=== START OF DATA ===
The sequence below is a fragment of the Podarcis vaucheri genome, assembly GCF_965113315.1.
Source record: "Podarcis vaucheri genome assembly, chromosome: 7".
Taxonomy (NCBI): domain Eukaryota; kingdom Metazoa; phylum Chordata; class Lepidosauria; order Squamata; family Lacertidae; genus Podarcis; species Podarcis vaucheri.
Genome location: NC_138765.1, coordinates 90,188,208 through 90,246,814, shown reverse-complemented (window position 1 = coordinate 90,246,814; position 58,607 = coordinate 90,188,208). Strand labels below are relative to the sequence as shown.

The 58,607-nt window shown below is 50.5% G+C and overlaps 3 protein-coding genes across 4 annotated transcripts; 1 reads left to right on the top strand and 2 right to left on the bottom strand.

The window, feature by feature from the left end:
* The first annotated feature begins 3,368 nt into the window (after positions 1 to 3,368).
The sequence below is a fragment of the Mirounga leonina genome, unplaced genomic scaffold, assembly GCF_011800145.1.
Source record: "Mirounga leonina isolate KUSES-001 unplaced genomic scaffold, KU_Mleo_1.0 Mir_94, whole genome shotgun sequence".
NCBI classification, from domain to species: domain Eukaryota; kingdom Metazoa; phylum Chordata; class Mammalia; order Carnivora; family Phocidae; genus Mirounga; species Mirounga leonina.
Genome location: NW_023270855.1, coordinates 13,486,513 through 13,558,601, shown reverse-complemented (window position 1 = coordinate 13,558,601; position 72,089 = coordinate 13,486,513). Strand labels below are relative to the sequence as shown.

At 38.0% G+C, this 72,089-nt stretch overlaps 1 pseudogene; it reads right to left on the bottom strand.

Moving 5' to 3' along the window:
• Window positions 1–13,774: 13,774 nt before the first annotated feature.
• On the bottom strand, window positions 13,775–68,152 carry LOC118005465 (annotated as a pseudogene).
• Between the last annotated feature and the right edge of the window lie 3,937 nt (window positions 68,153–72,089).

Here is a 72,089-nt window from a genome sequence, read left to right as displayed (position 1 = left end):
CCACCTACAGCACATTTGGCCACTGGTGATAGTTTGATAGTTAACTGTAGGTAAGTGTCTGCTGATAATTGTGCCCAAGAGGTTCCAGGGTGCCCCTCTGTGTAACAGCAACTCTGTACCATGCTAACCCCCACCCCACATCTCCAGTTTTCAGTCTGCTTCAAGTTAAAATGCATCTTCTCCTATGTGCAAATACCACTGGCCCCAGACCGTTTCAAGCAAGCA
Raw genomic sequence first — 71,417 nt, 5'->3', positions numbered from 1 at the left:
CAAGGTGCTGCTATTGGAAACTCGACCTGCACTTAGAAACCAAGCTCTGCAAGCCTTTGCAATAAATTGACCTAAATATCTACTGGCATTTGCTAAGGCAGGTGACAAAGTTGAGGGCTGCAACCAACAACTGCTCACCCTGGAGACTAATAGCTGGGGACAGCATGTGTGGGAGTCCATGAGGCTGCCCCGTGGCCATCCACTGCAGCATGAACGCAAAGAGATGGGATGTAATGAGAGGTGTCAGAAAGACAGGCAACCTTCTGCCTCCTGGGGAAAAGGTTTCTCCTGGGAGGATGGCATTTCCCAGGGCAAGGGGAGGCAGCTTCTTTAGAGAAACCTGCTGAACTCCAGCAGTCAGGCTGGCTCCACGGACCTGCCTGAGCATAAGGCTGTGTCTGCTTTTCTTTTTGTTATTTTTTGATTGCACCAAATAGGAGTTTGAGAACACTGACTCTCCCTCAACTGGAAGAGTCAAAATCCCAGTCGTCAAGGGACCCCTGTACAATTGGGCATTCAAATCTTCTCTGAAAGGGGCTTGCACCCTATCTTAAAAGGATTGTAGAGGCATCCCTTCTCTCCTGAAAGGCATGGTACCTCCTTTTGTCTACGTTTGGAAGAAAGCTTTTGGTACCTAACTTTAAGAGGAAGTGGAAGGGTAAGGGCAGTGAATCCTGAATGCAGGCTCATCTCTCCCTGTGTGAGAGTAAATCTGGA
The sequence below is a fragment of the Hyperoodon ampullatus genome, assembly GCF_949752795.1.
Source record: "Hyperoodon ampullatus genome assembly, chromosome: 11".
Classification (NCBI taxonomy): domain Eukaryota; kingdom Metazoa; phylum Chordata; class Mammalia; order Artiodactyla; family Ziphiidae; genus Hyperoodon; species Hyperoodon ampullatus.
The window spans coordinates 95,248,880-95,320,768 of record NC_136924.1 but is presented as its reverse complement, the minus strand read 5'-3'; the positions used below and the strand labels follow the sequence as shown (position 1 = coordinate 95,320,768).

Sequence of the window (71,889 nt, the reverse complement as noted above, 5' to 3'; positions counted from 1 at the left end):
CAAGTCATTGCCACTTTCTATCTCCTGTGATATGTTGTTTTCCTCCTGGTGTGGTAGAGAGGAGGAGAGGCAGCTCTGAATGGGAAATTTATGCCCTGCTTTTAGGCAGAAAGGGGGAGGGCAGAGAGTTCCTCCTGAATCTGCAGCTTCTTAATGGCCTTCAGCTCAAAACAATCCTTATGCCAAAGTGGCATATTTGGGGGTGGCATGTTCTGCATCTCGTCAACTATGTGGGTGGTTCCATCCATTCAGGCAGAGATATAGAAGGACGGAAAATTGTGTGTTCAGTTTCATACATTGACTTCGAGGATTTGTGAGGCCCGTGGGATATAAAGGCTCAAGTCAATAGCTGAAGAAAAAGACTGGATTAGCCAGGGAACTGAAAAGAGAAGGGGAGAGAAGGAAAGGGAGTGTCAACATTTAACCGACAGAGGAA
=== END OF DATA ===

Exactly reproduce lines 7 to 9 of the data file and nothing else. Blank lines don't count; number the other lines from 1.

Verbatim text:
* The first annotated feature begins 3,368 nt into the window (after positions 1 to 3,368).
The sequence below is a fragment of the Mirounga leonina genome, unplaced genomic scaffold, assembly GCF_011800145.1.
Source record: "Mirounga leonina isolate KUSES-001 unplaced genomic scaffold, KU_Mleo_1.0 Mir_94, whole genome shotgun sequence".